GOODYEAR, Ariz. -- Paul Janish and his wife made a 17-hour drive from Houston to Arizona without an overnight stop on Wednesday. A couple of weeks ago, it could have been deduced that Janish was excited about going into Spring Training as the Reds' starting shortstop.
Once veteran free-agent shortstop Orlando Cabrera was signed on Feb. 1, however, Janish's role changed dramatically. Still, he was an early arrival on Thursday and eager to get to work.
While pitchers and catchers started their first day of camp, Janish was on another field taking ground balls -- still at shortstop. "It's just change of mentality," Janish said before going outside. "I have to get into the mindset of being a utility guy again, a guy that comes off the bench later in the game or if something happens. That's really it. The writing was on the wall. Orlando is obviously a pretty decorated player that has been in the big leagues a long time. He's a good player. Anything that makes the team better means we're going in the right direction." A superb fielder, Janish had a Major League-leading .995 fielding percentage after he took over in August for Alex Gonzalez. But Janish had a couple of things working against him already in his winter bid to be the regular shortstop. The 27-year-old batted only .211 in 90 games last season. The Reds were also a team that had trouble offensively. They didn't have enough hitters to bat around Janish, who did show improvement with his bat down the stretch. He also hit 21 doubles in 256 at-bats overall. The need for offense won out. "It was a little disheartening," Janish said. "If you had asked me in November if we would probably sign somebody, I would have said yes. Obviously the timing of this was so close to Spring Training. I went through the offseason thinking of something else. It is what it is. It's the way it works. I'm a pretty positive guy. I have the mentality that as long as I'm on the team helping us win, that's a good thing. What else can you do? "Orlando is going to play, which is fine. That's how it is. I will try to use the time I have to keep getting better and going in the right direction. So that when the opportunity comes again to play, I am ready for it."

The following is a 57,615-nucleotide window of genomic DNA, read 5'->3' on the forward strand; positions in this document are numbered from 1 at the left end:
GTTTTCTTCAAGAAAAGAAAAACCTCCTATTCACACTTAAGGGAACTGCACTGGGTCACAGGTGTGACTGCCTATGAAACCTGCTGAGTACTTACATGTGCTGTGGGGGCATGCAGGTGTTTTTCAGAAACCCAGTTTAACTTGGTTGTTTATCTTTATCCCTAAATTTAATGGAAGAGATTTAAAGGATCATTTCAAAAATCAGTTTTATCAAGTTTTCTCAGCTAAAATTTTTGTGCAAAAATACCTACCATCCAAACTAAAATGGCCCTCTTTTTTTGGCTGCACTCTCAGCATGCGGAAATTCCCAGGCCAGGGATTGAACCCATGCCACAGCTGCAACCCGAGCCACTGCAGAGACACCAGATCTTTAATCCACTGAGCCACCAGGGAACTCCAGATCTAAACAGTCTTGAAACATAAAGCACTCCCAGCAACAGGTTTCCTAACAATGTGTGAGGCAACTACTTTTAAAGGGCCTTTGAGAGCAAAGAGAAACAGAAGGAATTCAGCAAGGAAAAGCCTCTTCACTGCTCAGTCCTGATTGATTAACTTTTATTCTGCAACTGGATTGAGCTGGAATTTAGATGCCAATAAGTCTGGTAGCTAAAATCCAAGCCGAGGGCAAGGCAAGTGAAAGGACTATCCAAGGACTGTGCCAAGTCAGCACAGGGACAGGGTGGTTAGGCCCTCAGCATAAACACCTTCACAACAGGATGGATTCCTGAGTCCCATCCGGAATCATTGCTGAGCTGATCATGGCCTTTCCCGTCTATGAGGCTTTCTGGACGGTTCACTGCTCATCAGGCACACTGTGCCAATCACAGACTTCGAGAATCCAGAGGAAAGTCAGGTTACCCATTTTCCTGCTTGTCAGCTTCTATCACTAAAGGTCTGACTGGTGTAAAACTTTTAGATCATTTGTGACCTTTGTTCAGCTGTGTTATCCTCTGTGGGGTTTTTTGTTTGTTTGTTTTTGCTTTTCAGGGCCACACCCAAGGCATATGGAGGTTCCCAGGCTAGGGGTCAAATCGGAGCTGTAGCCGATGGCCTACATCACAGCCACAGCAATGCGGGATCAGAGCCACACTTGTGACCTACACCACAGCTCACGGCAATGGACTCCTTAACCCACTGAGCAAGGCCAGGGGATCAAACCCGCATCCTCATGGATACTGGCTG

Mark Sheldon is a reporter for MLB.com. This story was not subject to the approval of Major League Baseball or its clubs.